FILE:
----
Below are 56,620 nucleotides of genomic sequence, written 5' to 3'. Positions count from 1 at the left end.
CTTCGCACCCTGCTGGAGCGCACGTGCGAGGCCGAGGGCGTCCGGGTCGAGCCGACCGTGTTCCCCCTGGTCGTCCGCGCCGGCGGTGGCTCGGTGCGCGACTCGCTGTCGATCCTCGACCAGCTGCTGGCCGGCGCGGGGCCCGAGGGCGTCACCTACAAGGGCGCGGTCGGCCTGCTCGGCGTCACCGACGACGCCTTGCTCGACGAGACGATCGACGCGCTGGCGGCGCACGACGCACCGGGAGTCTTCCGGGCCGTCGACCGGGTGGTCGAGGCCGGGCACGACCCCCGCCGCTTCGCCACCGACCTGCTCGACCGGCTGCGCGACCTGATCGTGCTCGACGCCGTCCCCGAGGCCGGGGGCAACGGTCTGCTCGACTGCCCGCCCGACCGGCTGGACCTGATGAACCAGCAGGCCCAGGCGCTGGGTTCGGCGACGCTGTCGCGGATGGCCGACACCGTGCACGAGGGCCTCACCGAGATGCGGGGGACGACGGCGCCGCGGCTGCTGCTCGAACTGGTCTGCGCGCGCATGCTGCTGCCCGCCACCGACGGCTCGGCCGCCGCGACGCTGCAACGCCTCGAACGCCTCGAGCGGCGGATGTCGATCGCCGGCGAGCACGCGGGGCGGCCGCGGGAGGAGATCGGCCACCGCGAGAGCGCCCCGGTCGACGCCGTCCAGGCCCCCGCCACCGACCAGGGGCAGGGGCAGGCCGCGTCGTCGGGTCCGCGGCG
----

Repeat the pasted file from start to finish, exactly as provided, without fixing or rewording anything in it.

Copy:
Below are 56,620 nucleotides of genomic sequence, written 5' to 3'. Positions count from 1 at the left end.
CTTCGCACCCTGCTGGAGCGCACGTGCGAGGCCGAGGGCGTCCGGGTCGAGCCGACCGTGTTCCCCCTGGTCGTCCGCGCCGGCGGTGGCTCGGTGCGCGACTCGCTGTCGATCCTCGACCAGCTGCTGGCCGGCGCGGGGCCCGAGGGCGTCACCTACAAGGGCGCGGTCGGCCTGCTCGGCGTCACCGACGACGCCTTGCTCGACGAGACGATCGACGCGCTGGCGGCGCACGACGCACCGGGAGTCTTCCGGGCCGTCGACCGGGTGGTCGAGGCCGGGCACGACCCCCGCCGCTTCGCCACCGACCTGCTCGACCGGCTGCGCGACCTGATCGTGCTCGACGCCGTCCCCGAGGCCGGGGGCAACGGTCTGCTCGACTGCCCGCCCGACCGGCTGGACCTGATGAACCAGCAGGCCCAGGCGCTGGGTTCGGCGACGCTGTCGCGGATGGCCGACACCGTGCACGAGGGCCTCACCGAGATGCGGGGGACGACGGCGCCGCGGCTGCTGCTCGAACTGGTCTGCGCGCGCATGCTGCTGCCCGCCACCGACGGCTCGGCCGCCGCGACGCTGCAACGCCTCGAACGCCTCGAGCGGCGGATGTCGATCGCCGGCGAGCACGCGGGGCGGCCGCGGGAGGAGATCGGCCACCGCGAGAGCGCCCCGGTCGACGCCGTCCAGGCCCCCGCCACCGACCAGGGGCAGGGGCAGGCCGCGTCGTCGGGTCCGCGGCG